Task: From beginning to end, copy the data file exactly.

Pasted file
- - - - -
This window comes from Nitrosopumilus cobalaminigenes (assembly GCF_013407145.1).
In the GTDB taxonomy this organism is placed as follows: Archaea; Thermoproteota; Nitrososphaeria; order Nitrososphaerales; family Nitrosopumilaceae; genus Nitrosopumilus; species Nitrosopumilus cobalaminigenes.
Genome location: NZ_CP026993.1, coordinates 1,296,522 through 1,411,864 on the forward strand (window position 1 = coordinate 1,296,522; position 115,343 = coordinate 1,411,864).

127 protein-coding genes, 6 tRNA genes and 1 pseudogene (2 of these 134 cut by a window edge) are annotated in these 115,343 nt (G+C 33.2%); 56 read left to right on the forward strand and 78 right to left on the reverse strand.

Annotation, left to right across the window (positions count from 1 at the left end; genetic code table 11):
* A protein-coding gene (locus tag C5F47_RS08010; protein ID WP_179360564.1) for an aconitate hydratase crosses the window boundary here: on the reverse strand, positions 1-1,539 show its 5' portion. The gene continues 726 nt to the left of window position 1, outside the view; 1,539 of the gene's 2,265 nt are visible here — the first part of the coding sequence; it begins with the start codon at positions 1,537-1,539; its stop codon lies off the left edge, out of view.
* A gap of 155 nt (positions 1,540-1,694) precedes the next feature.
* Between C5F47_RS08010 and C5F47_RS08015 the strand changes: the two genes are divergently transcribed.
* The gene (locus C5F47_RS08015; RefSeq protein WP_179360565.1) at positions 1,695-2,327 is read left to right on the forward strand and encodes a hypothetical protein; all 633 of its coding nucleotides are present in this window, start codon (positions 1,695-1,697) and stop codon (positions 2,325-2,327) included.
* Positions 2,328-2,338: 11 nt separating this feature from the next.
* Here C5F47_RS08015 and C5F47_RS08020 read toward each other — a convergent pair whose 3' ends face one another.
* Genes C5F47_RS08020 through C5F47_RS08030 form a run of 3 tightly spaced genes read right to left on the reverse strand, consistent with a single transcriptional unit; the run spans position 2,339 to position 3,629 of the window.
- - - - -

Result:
This window comes from Nitrosopumilus cobalaminigenes (assembly GCF_013407145.1).
In the GTDB taxonomy this organism is placed as follows: Archaea; Thermoproteota; Nitrososphaeria; order Nitrososphaerales; family Nitrosopumilaceae; genus Nitrosopumilus; species Nitrosopumilus cobalaminigenes.
Genome location: NZ_CP026993.1, coordinates 1,296,522 through 1,411,864 on the forward strand (window position 1 = coordinate 1,296,522; position 115,343 = coordinate 1,411,864).

127 protein-coding genes, 6 tRNA genes and 1 pseudogene (2 of these 134 cut by a window edge) are annotated in these 115,343 nt (G+C 33.2%); 56 read left to right on the forward strand and 78 right to left on the reverse strand.

Annotation, left to right across the window (positions count from 1 at the left end; genetic code table 11):
* A protein-coding gene (locus tag C5F47_RS08010; protein ID WP_179360564.1) for an aconitate hydratase crosses the window boundary here: on the reverse strand, positions 1-1,539 show its 5' portion. The gene continues 726 nt to the left of window position 1, outside the view; 1,539 of the gene's 2,265 nt are visible here — the first part of the coding sequence; it begins with the start codon at positions 1,537-1,539; its stop codon lies off the left edge, out of view.
* A gap of 155 nt (positions 1,540-1,694) precedes the next feature.
* Between C5F47_RS08010 and C5F47_RS08015 the strand changes: the two genes are divergently transcribed.
* The gene (locus C5F47_RS08015; RefSeq protein WP_179360565.1) at positions 1,695-2,327 is read left to right on the forward strand and encodes a hypothetical protein; all 633 of its coding nucleotides are present in this window, start codon (positions 1,695-1,697) and stop codon (positions 2,325-2,327) included.
* Positions 2,328-2,338: 11 nt separating this feature from the next.
* Here C5F47_RS08015 and C5F47_RS08020 read toward each other — a convergent pair whose 3' ends face one another.
* Genes C5F47_RS08020 through C5F47_RS08030 form a run of 3 tightly spaced genes read right to left on the reverse strand, consistent with a single transcriptional unit; the run spans position 2,339 to position 3,629 of the window.